(Adds details, quote about buyer)
By Chen Aizhu
BEIJING, April 25 (Reuters) - Saudi Aramco has sold a crude oil cargo to an independent Chinese refinery, its first spot sale to such a buyer in a sign that the world’s biggest exporter is trying to expand beyond its state-owned customers in China, a source with knowledge of the deal said.
The 730,000-barrel cargo will be lifted in June from Aramco’s storage in Japan’s Okinawa prefecture and shipped to China’s eastern province of Shandong, the source said.
The buyer is Shandong Chambroad Petrochemicals Co., one of about 20 independent refineries in China nicknamed “teapots.” The government allowed them to start importing crude oil in the second half of last year, part of Beijing’s efforts to boost private investment and competition in oil refining which is dominated by state-run groups.
Saudi Arabia, China’s largest crude supplier, recorded a 7-percent increase in shipments in the first quarter of this year versus the same year-ago level. This was a bigger than expected increase and showed how the world’s second-largest crude importer was taking advantage of low oil prices by increasing its purchases by 13 percent during the period.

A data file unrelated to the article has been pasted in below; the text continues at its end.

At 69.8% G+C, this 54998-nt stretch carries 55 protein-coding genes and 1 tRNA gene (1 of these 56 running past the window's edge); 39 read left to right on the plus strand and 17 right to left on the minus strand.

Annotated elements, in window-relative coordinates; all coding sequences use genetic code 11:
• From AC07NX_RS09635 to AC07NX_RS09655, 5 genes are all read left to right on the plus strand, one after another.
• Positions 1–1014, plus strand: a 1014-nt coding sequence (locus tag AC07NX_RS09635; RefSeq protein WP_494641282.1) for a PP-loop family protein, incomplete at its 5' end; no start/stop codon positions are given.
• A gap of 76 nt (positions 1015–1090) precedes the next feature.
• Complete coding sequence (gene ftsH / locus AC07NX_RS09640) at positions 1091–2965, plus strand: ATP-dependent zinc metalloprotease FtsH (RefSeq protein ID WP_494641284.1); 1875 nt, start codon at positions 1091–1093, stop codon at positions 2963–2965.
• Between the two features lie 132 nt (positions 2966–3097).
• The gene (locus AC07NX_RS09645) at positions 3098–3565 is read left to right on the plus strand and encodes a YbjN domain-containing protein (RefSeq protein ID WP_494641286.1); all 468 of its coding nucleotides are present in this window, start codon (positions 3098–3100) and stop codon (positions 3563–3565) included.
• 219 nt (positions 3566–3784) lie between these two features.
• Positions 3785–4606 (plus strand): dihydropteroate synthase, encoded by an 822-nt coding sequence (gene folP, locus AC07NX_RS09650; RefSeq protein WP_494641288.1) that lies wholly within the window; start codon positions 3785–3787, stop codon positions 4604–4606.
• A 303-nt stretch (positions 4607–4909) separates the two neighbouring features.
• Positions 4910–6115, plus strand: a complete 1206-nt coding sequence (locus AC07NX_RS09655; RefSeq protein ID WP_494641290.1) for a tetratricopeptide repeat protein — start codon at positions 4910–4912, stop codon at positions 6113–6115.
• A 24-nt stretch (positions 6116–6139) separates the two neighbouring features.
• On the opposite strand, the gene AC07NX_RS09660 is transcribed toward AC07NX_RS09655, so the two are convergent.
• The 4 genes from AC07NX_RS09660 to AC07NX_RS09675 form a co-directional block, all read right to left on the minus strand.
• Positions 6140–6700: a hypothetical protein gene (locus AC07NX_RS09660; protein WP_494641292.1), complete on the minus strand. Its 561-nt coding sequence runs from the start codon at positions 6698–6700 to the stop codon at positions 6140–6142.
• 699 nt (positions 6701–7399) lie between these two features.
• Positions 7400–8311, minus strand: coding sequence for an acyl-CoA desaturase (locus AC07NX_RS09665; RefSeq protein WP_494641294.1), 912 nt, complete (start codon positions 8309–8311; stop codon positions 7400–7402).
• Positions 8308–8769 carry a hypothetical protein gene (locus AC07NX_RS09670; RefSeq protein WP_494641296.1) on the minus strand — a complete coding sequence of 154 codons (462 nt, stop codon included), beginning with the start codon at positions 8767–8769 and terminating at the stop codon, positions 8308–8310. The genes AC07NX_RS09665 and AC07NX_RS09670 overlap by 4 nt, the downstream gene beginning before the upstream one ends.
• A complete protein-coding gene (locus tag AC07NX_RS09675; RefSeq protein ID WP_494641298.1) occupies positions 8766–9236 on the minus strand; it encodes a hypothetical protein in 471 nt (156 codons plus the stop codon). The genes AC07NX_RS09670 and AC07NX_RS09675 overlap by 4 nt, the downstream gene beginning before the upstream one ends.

Early this year, a few China oil deals turned sour shaking suppliers’ confidence in these independent buyers, but Aramco did careful due diligence on Chambroad, before sealing the deal earlier this month, the source said.
“Chambroad has had a good track record in issuing bank credits,” the source said. Chambroad has an import quota for 2016 of 3.3 million tonnes.
Chambroad officials declined to comment on the deal. A Beijing-based Aramco media relations official did not immediately respond to Reuters’ request seeking comment.
A senior executive from another Shandong teapot plant said his firm was also looking into processing high-sulphur grades from suppliers such as Saudi Arabia and Kuwait, but said the economics were not as attractive compared with oil from Russia or West Africa.
Teapot refineries, previously swing suppliers that processed poor quality fuel oil, have become a major contributor to China’s incremental crude imports of nearly 800,000 bpd in the first three months of this year.
Saudi Aramco leases about 6.3 million-barrel crude oil tanks from Japan Oil, Gas and Metals National Corp, or JOGMEC, in Okinawa to market to Pacific rim countries, according to Aramco’s website.
Additional reporting by Florence Tan in Singapore; Editing by Neil Fullick and Jane Merriman